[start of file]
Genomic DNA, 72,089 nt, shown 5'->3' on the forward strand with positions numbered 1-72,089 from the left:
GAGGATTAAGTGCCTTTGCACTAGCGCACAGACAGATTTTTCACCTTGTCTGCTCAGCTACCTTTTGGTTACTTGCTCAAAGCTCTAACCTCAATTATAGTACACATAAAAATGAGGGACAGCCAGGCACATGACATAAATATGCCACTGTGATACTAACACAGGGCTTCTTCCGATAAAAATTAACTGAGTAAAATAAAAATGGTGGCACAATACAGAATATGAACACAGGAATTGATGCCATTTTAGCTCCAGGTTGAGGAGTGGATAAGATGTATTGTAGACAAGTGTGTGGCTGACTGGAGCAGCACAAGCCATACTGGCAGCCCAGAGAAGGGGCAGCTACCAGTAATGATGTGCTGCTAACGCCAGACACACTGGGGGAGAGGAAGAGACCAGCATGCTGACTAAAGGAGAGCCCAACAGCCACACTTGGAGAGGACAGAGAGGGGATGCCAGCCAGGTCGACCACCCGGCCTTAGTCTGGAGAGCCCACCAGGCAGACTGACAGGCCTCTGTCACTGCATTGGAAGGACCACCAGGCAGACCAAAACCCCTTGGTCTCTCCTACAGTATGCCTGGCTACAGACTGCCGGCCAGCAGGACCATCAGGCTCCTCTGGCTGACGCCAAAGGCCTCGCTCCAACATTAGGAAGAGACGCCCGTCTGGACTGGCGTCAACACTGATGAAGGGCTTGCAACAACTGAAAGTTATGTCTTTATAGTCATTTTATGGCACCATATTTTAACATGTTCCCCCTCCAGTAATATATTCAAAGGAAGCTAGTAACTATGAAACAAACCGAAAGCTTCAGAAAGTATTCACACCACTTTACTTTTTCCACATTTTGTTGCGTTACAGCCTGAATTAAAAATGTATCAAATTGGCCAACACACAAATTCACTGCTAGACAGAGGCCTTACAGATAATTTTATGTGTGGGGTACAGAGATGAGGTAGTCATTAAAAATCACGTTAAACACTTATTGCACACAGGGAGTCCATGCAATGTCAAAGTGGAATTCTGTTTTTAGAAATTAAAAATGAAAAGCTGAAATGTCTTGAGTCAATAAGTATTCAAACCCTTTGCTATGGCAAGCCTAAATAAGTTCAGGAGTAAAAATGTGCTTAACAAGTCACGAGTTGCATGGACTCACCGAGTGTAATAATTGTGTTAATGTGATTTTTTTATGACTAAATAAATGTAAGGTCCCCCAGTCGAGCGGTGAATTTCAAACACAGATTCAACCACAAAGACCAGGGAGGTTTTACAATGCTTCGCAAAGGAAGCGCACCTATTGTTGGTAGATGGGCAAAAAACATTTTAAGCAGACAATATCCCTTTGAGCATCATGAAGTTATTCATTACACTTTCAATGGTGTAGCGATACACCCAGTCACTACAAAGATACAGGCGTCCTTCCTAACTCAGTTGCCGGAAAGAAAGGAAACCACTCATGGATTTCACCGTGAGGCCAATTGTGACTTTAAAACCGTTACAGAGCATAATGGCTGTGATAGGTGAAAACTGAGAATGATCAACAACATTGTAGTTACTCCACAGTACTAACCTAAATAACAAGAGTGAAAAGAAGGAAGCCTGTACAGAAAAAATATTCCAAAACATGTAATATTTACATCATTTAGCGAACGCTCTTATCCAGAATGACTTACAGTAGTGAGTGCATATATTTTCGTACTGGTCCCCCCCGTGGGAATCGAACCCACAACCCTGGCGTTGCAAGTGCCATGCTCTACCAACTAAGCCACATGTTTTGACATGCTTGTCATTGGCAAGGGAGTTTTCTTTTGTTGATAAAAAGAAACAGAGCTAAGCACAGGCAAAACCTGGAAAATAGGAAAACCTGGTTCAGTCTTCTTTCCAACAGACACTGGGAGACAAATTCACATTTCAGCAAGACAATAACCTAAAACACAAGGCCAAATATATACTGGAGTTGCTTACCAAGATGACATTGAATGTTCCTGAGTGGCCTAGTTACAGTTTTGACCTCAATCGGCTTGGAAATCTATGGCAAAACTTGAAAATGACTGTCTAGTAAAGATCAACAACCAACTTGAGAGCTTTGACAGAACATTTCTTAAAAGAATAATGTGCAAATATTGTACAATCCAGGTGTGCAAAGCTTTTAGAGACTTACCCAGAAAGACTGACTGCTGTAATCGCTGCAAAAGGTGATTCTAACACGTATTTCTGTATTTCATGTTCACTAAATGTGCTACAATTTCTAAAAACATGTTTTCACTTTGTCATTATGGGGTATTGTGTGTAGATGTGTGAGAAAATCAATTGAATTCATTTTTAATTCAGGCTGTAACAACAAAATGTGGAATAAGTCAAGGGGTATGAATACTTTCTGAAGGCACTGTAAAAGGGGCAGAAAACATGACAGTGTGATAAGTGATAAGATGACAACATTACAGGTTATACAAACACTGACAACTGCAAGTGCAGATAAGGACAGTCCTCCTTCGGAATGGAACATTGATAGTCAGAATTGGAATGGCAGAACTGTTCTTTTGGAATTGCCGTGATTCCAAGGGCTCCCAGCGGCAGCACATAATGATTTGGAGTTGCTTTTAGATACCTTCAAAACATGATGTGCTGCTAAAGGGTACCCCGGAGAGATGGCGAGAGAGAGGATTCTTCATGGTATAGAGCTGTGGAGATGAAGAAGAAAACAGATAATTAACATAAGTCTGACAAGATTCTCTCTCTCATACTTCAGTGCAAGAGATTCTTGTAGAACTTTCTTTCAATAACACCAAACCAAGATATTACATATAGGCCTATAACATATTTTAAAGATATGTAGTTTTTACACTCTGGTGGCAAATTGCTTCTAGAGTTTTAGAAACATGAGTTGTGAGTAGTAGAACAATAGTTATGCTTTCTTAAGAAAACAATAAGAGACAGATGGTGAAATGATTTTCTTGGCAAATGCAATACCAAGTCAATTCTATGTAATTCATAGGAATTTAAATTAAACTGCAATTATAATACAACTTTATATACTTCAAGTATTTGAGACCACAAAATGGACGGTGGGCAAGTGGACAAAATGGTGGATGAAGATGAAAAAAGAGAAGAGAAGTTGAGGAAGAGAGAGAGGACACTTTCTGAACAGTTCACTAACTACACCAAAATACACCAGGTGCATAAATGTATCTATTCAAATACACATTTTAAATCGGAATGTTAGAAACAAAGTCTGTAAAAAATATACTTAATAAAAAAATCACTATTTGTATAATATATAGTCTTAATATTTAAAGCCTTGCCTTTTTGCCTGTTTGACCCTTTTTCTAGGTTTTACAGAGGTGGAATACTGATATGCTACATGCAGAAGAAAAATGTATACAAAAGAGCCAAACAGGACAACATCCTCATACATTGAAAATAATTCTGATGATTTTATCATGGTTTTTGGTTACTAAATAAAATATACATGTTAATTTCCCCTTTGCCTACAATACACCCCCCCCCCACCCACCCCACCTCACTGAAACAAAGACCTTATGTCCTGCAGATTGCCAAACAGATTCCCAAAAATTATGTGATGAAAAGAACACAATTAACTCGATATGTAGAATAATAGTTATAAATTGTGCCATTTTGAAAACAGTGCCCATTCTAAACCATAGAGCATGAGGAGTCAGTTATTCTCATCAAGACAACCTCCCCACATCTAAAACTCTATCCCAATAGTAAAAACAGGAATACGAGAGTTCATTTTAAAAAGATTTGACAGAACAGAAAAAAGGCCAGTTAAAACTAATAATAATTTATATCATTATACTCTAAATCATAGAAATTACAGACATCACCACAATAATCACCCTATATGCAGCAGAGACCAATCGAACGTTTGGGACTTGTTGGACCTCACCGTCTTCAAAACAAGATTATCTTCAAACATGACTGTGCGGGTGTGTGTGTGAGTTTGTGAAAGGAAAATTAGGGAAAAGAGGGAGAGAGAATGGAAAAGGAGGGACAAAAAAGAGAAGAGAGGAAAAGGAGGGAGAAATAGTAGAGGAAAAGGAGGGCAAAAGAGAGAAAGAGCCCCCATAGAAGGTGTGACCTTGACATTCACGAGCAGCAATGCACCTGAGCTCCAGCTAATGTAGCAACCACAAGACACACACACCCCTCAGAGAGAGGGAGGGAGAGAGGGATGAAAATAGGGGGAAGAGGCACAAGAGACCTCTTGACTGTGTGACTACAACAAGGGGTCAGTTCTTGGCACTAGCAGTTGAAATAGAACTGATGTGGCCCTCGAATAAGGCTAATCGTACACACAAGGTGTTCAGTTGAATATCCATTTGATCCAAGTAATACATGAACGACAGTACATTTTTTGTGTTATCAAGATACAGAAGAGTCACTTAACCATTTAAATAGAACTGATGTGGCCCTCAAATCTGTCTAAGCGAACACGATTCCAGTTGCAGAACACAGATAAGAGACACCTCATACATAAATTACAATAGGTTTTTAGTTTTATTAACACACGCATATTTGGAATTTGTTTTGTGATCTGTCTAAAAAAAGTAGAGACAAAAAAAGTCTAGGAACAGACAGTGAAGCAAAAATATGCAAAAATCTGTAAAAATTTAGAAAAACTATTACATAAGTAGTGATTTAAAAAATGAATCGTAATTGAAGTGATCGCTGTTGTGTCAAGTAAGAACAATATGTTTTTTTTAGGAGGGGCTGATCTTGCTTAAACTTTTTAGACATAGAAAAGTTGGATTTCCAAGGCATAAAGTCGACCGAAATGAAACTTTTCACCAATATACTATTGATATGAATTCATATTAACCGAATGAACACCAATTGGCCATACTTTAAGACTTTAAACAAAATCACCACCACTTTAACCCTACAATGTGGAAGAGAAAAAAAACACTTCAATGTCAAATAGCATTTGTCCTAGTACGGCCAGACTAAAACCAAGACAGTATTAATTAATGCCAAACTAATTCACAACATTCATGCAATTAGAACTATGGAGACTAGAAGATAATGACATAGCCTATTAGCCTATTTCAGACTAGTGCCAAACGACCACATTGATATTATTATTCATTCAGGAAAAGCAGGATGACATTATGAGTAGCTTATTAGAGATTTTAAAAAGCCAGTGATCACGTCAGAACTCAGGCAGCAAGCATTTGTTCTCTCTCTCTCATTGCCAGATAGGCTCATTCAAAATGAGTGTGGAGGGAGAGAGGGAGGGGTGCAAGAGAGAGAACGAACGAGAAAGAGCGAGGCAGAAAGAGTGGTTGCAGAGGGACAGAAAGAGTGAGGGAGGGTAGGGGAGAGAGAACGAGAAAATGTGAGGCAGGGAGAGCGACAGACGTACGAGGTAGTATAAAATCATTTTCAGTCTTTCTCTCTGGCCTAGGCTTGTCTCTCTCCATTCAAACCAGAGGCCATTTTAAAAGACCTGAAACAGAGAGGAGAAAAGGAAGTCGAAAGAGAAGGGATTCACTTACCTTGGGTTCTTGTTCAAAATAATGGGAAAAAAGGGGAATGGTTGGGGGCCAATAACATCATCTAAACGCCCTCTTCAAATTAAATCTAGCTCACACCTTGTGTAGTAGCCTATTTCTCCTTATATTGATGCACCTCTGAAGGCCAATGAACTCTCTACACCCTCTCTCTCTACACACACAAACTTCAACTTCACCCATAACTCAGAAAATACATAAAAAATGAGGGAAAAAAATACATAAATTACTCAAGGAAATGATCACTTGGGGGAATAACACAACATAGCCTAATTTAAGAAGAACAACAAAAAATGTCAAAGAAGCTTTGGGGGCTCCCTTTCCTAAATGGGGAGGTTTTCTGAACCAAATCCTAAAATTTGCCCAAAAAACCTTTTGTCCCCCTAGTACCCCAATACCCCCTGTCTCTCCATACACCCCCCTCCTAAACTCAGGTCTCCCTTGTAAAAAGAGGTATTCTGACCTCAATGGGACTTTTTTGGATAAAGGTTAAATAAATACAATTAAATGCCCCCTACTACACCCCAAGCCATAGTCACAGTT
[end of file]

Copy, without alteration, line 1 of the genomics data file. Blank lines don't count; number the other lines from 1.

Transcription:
Genomic DNA, 72,089 nt, shown 5'->3' on the forward strand with positions numbered 1-72,089 from the left: